Knocking Down Walls

by  Georgia Feiste  |  Self Leadership

I have been running across the topic of judgment in my reading, and in conversations, with a number of people over the last several days.  When this type of thing happens repetitively, I know I need to spend some time thinking about the topic and how it applies to leadership.

The Merriam-Webster Dictionary defines judgment as the process of forming an opinion or evaluation by discerning and comparing.

Judgment in both forms, approval and disapproval, can suck the life right out of the person being judged.   As you move throughout your childhood, you often build walls around those parts of yourself that have been criticized, hiding the wholeness of who you are in an effort to gain approval from those you love.  You forget what it is like to take initiative and have a viewpoint.  You “go with the flow”, even when it creates dissonance within you to do so.  This behavior gets carried into adulthood, and often is the difference between success and failure, imitator/follower and visionary/ leader.

How, you ask, can approval be detrimental ?  It is true that it doesn’t hurt, at least not as much as criticism does.  But it can subtly destroy your ability to be who you really are.  Once you get a taste of that heady feeling you receive when you are praised for your behavior, you begin striving for more.  It becomes addictive.  You lose sight of your true value, and begin to create your personal value assessment based upon what others praise you for doing or being.

Approval is not to be depended upon.  Just when you think you have it nailed, it can be taken away by the people you want most to receive it from – even yourself.  This striving requires an enormous amount of energy, taking away from your ability to be an authentic and valuable leader, at home or at work.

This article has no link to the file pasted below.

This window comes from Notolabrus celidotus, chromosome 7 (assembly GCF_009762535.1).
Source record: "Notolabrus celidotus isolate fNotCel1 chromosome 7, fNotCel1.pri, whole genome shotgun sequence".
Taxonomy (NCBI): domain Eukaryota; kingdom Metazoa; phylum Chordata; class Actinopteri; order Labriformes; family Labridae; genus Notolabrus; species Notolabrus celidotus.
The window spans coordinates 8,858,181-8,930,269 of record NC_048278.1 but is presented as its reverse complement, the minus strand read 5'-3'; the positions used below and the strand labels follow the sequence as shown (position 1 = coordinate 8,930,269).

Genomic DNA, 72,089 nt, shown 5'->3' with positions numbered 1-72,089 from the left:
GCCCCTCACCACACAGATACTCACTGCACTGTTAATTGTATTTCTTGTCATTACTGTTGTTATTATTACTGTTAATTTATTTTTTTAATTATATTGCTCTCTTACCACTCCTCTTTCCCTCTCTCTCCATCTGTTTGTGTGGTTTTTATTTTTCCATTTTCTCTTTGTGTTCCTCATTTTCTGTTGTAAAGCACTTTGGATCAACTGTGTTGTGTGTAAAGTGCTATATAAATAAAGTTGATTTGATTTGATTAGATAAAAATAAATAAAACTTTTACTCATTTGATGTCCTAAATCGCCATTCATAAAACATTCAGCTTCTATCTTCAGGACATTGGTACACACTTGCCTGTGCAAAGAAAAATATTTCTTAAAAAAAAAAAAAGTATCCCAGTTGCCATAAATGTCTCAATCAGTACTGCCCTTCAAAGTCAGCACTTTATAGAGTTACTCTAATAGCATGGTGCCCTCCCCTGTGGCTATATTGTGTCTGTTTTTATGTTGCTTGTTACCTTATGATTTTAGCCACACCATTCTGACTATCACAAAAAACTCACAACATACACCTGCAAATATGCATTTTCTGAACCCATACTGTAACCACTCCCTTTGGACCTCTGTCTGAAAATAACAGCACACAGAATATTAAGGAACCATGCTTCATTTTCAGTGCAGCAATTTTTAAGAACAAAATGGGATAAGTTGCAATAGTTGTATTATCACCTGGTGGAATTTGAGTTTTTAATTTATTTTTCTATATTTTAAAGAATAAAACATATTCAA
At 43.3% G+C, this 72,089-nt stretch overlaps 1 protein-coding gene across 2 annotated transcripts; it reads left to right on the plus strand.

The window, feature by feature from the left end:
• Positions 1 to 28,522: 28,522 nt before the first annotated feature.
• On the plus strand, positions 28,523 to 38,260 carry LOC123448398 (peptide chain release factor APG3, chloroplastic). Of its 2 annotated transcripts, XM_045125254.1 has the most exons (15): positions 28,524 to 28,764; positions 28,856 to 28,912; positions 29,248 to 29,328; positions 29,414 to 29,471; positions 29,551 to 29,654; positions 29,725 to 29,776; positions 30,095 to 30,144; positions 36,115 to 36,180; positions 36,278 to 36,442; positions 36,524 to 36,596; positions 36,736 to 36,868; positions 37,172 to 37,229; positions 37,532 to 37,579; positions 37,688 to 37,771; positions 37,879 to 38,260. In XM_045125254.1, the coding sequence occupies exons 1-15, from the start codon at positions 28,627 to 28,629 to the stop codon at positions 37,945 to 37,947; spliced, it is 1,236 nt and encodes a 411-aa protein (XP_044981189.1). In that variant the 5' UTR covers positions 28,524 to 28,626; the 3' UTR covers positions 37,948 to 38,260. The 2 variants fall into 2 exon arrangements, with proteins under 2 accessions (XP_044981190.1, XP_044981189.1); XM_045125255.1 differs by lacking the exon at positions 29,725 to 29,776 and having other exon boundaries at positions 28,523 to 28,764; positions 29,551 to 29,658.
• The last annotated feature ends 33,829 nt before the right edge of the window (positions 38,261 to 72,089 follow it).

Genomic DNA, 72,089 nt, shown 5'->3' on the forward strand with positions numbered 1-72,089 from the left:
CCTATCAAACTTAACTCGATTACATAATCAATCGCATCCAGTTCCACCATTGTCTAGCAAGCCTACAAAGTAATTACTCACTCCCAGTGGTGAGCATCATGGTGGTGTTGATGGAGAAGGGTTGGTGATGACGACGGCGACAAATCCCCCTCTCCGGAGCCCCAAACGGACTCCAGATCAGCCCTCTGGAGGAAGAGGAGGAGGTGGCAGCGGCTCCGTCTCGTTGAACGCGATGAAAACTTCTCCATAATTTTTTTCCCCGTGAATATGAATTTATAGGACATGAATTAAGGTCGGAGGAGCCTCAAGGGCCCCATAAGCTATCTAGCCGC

Do you catch yourself considering the impression your words and behaviors create?  How your presentation affected your audience?  Do you engage in activities only to get approval?  Do you edit what you say – creating a chasm between your thoughts and the words you use – participating in conversation only to please others?  Sometimes these activities are so pervasive, you no longer know if you are in integrity with who you really are.

The challenge to becoming a truly great leader is in recognizing and loving the parts and pieces of who you are, and according the same to your co-workers and family, in all directions.   It means allowing everyone around you to share their thoughts and ideas, giving full measure to the dialogue that ensues.  It means developing trust in yourself to know the right thing to do and say in any situation, and trusting those around you to do the same.  It means living and leading from your strengths, gifts and values, and requesting that your co-workers and family do so as well.  It implies acceptance of the diversity of others, and gratitude for their insights.

As you begin to knock down the walls created by judgment you may find, as I have, that what I perceived to be my greatest weakness has turned out in the long run be my greatest strength.   Other things, of which I was proud, have proven to be among my greatest weaknesses.   I am thankful I have lived long enough to recognize these external and internal judgments, and to reap the benefits of my failures.

What walls have you created due to self-judgment or the judgment of others?

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What People Are Saying

Julie Kay  |  09 Dec 2010  |  Reply